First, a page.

As to the confidentiality provision, the ADA allows the employer to disclose medical information to: (1) supervisors and managers who need to know the necessary restrictions on the employee’s duties and necessary accommodations; (2) first aid and safety personnel who need to be informed should emergency treatment of the employee become necessary; and (3) government officials who need the information to investigate compliance with the ADA.
An employer may not withdraw an employment offer based on the information obtained in a medical examination unless it is job-related or necessary for the conduct of the employer’s business. The job offer may also be withdrawn if the employee’s disability would constitute a “direct threat” to the health and safety of the employee and others and no reasonable accommodation is available.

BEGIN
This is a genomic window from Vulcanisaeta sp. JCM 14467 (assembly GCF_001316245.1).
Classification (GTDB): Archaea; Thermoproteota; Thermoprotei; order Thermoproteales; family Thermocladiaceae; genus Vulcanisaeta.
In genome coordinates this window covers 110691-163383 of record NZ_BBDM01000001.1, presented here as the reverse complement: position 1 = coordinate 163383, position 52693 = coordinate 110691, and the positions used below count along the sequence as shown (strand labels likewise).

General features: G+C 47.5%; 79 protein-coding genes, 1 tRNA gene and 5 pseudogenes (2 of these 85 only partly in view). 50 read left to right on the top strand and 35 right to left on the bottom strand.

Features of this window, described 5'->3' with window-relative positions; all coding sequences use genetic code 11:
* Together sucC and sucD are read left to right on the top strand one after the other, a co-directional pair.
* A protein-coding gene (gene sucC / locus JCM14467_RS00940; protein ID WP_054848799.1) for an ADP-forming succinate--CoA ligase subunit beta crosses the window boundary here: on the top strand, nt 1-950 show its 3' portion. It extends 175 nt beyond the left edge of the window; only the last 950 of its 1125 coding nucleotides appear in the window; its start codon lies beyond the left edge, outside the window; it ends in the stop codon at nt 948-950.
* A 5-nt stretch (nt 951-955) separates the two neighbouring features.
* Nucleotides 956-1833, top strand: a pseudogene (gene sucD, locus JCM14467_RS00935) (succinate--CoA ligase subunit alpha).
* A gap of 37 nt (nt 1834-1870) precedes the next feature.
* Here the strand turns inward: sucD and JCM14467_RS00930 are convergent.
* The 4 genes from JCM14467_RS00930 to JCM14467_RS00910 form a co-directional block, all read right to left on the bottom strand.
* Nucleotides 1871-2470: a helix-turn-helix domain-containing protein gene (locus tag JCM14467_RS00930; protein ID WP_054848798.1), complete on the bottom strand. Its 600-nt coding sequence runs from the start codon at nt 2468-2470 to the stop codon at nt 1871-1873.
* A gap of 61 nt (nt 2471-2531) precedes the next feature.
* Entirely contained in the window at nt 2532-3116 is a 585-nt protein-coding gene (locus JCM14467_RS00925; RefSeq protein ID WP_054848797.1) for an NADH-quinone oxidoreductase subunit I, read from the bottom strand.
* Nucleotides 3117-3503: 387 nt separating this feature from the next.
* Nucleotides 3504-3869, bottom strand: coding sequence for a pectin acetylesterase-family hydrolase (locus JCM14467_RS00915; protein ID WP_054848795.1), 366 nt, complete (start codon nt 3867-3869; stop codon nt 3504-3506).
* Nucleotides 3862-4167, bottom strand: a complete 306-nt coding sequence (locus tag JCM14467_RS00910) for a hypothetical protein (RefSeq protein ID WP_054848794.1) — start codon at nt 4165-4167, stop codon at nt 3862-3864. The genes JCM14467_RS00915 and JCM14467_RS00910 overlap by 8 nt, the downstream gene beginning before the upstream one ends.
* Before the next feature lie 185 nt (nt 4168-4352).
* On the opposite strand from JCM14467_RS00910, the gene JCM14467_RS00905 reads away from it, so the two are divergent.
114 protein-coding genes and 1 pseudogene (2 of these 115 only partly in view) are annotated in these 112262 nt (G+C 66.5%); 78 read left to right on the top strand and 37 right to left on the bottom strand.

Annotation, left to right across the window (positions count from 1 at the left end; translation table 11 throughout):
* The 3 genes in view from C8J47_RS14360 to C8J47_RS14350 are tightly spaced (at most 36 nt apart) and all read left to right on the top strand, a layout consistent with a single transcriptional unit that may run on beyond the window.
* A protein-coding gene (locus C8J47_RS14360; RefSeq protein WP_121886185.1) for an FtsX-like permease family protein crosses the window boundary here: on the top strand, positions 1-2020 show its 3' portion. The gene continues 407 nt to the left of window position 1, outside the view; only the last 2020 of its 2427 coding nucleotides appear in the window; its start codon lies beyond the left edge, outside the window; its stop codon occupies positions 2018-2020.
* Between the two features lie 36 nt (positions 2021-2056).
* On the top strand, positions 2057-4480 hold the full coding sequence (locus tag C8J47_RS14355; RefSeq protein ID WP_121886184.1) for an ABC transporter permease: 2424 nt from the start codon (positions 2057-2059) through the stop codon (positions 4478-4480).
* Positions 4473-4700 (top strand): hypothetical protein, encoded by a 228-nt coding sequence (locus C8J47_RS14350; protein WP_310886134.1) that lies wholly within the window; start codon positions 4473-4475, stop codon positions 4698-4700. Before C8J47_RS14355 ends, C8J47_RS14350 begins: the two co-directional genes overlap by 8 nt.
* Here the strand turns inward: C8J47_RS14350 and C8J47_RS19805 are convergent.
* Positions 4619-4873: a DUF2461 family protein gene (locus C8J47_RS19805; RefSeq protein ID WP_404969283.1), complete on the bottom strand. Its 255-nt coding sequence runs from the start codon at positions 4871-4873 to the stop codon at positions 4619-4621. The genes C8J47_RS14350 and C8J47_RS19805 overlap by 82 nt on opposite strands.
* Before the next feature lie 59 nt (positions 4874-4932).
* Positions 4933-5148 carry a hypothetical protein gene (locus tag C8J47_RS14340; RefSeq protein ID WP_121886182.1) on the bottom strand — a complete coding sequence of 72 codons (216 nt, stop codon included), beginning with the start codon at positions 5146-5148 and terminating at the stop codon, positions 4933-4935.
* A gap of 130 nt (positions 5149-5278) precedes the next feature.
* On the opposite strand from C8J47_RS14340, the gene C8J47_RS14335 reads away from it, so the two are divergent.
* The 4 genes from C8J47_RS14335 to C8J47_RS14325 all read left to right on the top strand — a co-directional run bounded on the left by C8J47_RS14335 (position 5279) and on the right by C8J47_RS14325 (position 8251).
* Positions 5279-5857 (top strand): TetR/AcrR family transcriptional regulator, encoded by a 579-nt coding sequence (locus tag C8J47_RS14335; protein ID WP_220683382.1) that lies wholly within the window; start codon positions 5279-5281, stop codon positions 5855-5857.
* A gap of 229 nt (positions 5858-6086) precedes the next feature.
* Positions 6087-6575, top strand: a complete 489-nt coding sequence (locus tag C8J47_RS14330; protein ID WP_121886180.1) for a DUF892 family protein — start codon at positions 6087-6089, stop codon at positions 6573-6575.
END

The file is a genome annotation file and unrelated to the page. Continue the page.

The ADA prohibits an employer from requiring “existing employees” to submit to a medical examination or asking an employee whether he or she has a disability (or the nature or severity of the disability), unless such examination or inquiry is related to the functions of the employee’s job and consistent with business necessity. Again, all of the medical history information obtained from existing employees should be maintained in a separate medical file, but it may be shared with supervisors and managers, first aid and safety personnel, and government officials as discussed above.
The Family and Medical Leave Act (FMLA) provides that an employee is eligible for FMLA leave because of “a serious health condition that makes the employee unable to perform the functions of the position.” The FMLA requires the employee to provide a copy of certification of the medical condition issued by a health care provider. The medical certification must state: (1) the date on which the serious health condition began; (2) the probable duration of the condition; and (3) the appropriate medical facts within the knowledge of the health care provider regarding the condition.